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Art Bust

So, I had gotten a slot in this year's Art Fling. It was my painting What Questions at the End of the World, a self-portrait I did in December as a response to the events of last summer. It was mainly catharsis about my ex-husband's death, and at the time I was five months into my alotted year of mourning. (I can stop this June, as if grief and mourning can be turned off like a light.) I don't think it's my magmum opus, but it's my style that I'll be painting in for quite some time.

The founders of the Art Fling thought that it would be nice to bring some more modern types of artwork, like abstracts, art noveau, clay sculpture, with different themes other than western art, as it is over in Cody. Cowboys, cattle, horses and the lone coyote dominate the art market, and it's nigh impossible for modern artists and styles to get a foothold over there. It's similar to the environment in Placerville ten years ago, home of Tommy Kincade, and no other budding artist could get a canvas in edgewise unless it were in the "Painter of Light" style. (Dig Joan Didion's comments on Wiki. She is one of my writer heroes.) Thankfully for P'ville and for the work of many wonderful artists, things have changed. Not so for this town, alas.

When I got to the event all of town's usual elite were there, in the same fine evening garb that they always wear, wearing the same spectacles, drinking the same wine. I looked at the wall and my heart sank. Mine was one of only three non-western pieces there.

I left after the live auction started, but my sister was there doing the Vanna White thing on the runway, and reported to me later that I only got one bid. That didn't hurt much, as I had also learned from her that one of the art students at the college whom I most admire said that my painting was her favourite. To be ranked so by a peer is a bigger compliment than getting accepted for the show-auction.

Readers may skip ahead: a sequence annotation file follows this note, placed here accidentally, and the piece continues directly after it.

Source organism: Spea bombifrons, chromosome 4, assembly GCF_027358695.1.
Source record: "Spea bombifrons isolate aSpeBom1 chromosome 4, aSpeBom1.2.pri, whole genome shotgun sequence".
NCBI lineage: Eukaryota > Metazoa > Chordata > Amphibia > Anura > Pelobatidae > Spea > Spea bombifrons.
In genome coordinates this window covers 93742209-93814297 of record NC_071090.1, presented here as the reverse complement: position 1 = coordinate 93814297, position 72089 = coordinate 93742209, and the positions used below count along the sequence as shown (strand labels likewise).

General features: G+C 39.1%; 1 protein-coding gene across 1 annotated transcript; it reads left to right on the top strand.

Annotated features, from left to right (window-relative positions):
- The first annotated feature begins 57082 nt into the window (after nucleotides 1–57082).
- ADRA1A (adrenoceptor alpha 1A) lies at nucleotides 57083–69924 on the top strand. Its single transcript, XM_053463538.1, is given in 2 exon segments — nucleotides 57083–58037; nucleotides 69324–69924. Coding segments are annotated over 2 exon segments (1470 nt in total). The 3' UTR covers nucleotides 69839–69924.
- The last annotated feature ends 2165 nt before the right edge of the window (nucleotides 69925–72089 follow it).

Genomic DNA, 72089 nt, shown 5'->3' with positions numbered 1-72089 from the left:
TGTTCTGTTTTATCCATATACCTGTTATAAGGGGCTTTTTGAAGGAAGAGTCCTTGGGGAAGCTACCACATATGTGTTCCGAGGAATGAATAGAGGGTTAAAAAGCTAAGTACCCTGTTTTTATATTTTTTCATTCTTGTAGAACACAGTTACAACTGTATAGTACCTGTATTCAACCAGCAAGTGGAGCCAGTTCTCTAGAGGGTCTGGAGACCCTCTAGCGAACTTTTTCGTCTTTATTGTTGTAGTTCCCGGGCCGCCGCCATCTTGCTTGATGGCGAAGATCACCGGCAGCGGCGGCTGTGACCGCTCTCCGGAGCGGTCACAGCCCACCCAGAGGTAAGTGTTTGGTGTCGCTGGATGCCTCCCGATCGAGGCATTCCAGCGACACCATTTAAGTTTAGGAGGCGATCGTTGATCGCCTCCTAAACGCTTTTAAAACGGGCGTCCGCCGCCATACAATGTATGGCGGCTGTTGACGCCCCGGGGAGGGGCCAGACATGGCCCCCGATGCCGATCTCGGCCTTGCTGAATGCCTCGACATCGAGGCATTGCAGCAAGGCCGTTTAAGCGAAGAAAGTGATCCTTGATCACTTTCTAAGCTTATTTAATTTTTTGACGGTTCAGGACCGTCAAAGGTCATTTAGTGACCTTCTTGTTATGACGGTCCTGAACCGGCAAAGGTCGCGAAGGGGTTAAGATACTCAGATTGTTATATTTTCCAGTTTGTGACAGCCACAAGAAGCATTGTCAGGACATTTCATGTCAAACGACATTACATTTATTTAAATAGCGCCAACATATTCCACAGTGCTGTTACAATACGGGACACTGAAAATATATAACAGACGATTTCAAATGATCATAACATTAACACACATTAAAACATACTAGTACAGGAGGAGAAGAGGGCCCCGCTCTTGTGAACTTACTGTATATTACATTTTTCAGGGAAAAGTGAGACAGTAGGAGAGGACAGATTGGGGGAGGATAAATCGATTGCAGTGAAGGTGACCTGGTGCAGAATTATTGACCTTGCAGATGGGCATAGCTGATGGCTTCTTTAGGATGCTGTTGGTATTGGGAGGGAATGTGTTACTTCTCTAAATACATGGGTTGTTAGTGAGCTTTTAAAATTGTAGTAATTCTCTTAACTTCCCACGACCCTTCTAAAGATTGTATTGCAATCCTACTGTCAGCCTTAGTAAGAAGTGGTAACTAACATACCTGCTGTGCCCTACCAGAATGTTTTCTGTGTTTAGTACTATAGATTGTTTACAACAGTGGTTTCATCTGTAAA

My friend Rachel, a copper lady of twenty-two, said that she learned that the Town Elite only bidded on local artists who they knew would be in galleries, and would not but speculation pieces at all. Sure enough, as bidding progressed, only the recognizable names and the works of recognizable landmarks –Heart Mountain, the Absaroka Range—were bid upon and bought.

This apparently disgusted the auctioneer. After the third painting, one of a gracefull buffalo under a sweeping storm by a little-known artist was hung back up on the wall, he stopped in the middle of the bidding to say: "The artists have a lot of time and effort invested in these works, folks. Please remember that and bid." He paced and shook his head as he said this, but the Elite went on chattering among themselves.

I know that the organization that started the Fling were disappointed too, and I feel my heart ache for them more than anything else. Rachel ended up selling one of her pastels, but only after dropping her minimum by $200. She earned only $70. The work is worth $600. As I said, heartache. 

The next afternoon I was talking to my ceramics teacher, and she said that a lot of the local artists feel bad about the Art Fling too. They realize that the hearts are in the right place, but we need more new people here to appreciate the newer, non-western artists.

For next year I plan on doing a western piece in my style, of course. It's going to be horses sweeping across a plain near dusk. On the right-hand side, just running out of frame will be a horse's rear end. 

That's my commentary.

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